(Reprinted with permission from America, written by Francis X. Clooney.)

Eastern Approaches

The Sri Lakshmi Temple is a popular center for the worship of the goddess Lakshmi, known for her graciousness and generosity. Tamil-speaking Hindu priests perform the daily and festival rituals while Hindus young and old come from neighboring towns to beg her favor and celebrate her glory. To Lakshmi’s left is her spouse Vishnu, lord of the universe; to her right, the popular elephant-headed god Ganesh; around the temple’s central space stand Shiva, the mysterious and gracious destroyer of illusions; the loving and playful Murugan; the welcoming Ayappan, who is child of both Vishnu and Shiva; and the beloved monkey god Hanuman. Downstairs there are regular lectures, concerts, and weddings.

But what is probably most striking about this temple is that it is located about thirty miles west of Boston, just past Shoppers World and the Natick Mall, right on the path of the Boston Marathon. Explanations, schedules, and directions are all available on the Web. Dedicated in the early 1990s, the temple has flourished as the premier Hindu worship site in New England. Although most visitors are Hindus of Indian background, almost every time I’ve been there with my students we have seen people not of Indian origin and probably not Hindu by birth.

In fact, though, it is no longer extraordinary to find a Hindu temple in a New England town—or a Sikhgurdwara (temple), a mosque, or a Tibetan, Burmese, or Zen meditation center. Although people of other faith traditions have been coming to America since the nineteenth century and even before, changes in immigration laws in the 1960s made it possible for people of more diverse cultures and backgrounds to immigrate in larger numbers. Religious diversity is here; it is American; it is us.

Probably no one is more attentive to this diversity or better positioned to interpret it than Harvard University’s Diana Eck. A scholar of India’s Hindu traditions, for more than a decade she has been exploring and mapping American diversity and articulating what it tells us about ourselves. The fruits of her Pluralism Project include a 1997 CD-ROM “Common Ground”—and now the book A New Religious America: How a “Christian Country” Has Become the World’s Most Religiously Diverse Nation. This vivid, enormously informative, and necessary volume describes this new diversity in detail, with innumerable anecdotes and personal experiences that bring pluralism to life. Key chapters summarize what Eck has found regarding Hinduism, Buddhism, and Islam, and to a lesser extent other traditions. (Judaism and Christianity, though frequently mentioned, are not the object of study here.)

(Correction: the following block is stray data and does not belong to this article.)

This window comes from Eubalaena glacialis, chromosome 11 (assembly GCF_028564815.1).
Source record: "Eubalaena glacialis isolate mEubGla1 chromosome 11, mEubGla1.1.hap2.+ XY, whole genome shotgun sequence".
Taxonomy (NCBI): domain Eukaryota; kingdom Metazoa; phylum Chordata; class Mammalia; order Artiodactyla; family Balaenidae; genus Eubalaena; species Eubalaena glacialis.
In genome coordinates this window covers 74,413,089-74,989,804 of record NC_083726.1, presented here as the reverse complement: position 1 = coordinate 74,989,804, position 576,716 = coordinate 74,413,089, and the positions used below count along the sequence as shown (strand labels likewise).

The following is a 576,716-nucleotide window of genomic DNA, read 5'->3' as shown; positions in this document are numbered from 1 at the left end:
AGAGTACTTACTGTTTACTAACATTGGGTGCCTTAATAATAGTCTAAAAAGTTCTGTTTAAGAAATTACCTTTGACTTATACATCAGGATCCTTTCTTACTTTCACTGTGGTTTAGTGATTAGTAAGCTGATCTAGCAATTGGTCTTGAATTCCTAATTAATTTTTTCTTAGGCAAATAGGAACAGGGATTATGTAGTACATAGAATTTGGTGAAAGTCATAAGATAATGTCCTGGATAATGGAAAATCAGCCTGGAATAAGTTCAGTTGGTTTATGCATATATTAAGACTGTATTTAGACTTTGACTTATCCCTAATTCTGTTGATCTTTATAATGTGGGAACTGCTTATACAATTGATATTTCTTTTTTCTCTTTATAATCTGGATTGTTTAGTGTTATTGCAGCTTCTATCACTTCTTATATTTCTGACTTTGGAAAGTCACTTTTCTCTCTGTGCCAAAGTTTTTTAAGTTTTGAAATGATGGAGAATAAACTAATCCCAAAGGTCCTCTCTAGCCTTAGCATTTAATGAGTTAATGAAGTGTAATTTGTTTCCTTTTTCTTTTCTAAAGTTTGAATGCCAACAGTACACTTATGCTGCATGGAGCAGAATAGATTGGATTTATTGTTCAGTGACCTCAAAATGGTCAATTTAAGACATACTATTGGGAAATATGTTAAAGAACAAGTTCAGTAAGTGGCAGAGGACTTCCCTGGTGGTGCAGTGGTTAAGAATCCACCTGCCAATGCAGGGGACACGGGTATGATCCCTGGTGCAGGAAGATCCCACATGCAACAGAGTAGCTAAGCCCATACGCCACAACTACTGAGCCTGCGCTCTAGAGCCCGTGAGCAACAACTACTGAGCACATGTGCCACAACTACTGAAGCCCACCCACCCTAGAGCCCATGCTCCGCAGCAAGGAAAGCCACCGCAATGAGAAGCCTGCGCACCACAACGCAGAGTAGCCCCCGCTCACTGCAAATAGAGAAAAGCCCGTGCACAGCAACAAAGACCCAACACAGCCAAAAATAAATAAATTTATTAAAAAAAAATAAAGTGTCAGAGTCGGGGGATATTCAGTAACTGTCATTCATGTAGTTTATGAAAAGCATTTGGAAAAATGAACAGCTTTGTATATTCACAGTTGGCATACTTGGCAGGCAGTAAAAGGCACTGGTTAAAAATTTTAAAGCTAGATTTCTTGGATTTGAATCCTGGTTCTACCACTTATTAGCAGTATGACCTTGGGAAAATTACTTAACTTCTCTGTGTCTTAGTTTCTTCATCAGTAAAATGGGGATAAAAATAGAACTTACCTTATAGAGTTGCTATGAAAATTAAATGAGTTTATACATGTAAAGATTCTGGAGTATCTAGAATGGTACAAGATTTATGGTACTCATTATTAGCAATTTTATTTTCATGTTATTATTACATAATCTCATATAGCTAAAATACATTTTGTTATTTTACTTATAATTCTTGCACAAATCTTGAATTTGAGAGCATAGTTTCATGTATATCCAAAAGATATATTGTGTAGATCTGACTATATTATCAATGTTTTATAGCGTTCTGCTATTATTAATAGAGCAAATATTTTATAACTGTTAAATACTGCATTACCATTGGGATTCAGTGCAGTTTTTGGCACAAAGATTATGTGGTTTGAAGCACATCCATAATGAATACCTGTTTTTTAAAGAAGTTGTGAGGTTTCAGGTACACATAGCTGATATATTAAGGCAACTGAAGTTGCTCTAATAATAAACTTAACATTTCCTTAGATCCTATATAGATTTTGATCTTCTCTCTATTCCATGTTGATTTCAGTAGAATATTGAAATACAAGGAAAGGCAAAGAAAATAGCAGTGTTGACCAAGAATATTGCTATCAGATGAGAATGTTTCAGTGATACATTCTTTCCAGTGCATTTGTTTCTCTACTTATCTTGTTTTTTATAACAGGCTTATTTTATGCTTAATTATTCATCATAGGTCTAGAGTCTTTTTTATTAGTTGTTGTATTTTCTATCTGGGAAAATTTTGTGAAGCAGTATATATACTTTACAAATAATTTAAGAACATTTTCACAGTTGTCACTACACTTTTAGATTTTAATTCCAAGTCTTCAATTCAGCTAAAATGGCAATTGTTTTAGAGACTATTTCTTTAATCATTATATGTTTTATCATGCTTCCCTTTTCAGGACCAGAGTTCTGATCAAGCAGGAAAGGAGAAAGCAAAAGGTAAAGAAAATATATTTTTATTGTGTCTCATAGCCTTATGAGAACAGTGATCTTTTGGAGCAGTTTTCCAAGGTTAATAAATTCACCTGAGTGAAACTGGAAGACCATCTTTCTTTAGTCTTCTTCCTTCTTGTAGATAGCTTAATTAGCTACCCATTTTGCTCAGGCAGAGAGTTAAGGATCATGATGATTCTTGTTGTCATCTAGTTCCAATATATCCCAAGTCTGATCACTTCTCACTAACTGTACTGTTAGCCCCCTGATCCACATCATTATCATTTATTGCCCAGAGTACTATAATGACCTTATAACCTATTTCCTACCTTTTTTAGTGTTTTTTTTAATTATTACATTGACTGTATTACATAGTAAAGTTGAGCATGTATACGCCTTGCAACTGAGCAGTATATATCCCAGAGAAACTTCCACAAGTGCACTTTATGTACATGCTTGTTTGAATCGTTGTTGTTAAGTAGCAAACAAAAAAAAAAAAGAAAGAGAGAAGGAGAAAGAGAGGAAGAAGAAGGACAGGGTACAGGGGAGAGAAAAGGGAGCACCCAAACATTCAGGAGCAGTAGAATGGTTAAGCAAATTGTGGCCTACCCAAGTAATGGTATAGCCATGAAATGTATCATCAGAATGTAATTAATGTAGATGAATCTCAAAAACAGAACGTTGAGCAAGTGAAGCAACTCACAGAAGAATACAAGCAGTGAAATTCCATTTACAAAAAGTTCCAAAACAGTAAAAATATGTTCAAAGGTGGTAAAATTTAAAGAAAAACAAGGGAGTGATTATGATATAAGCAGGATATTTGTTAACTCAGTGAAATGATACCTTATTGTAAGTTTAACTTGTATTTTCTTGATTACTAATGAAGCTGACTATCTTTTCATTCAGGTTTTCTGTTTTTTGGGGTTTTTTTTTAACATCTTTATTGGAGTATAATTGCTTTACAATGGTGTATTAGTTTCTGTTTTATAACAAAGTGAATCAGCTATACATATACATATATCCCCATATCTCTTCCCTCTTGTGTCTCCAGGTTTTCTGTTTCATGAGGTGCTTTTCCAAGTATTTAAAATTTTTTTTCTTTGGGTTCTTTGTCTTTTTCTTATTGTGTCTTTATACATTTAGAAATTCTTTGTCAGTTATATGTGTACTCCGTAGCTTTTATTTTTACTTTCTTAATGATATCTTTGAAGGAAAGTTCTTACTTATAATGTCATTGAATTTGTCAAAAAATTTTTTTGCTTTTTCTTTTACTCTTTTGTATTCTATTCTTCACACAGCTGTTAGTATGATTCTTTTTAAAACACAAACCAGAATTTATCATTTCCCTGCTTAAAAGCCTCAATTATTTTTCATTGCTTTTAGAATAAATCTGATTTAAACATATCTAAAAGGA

Honest to her data, Eck also faces the political tensions, stereotypes, and violence against individuals and places of worship, the anxieties of settled communities when newcomers are suddenly neighbors. Indeed, much of the volume is about the “rest of us” who are not newcomers, who are Jewish or Christian (Eck is Methodist) or secularized. It reminds, invites, and challenges us to learn about and with our new religious brothers and sisters—rediscovering ourselves in the process. Fear of the “other” is increasingly nothing but fear of ourselves, for it is “we,” not “they,” who are religiously diverse. To think otherwise cuts us off from the great religious festival of America today. The great task of the twenty-first century is to “create a positive multireligious society out of the fabric of a democracy, without the chauvinism and religious triumphalism that have marred human history.”

We may delight in the idea of “the world’s most religiously diverse nation,” but Eck’s wonderful book still leaves us wondering what exactly God is trying to say to us today.

It began with the “new immigration,” spurred by the 1965 Immigration and Naturalization Act, as people from all over the world came to America and have become citizens. With them have come the religious traditions of the world—Islamic, Hindu, Buddhist, Jain, Sikh, Zoroastrian, African and Afro-Caribbean. [They] . . . moved into American neighborhoods, tentatively at first, their altars and prayer rooms in storefronts and office buildings, basements and garages, recreation rooms, and coat closets, nearly invisible to the rest of us. But in the past decade, we have begun to see their visible presence.

—A New Religious America

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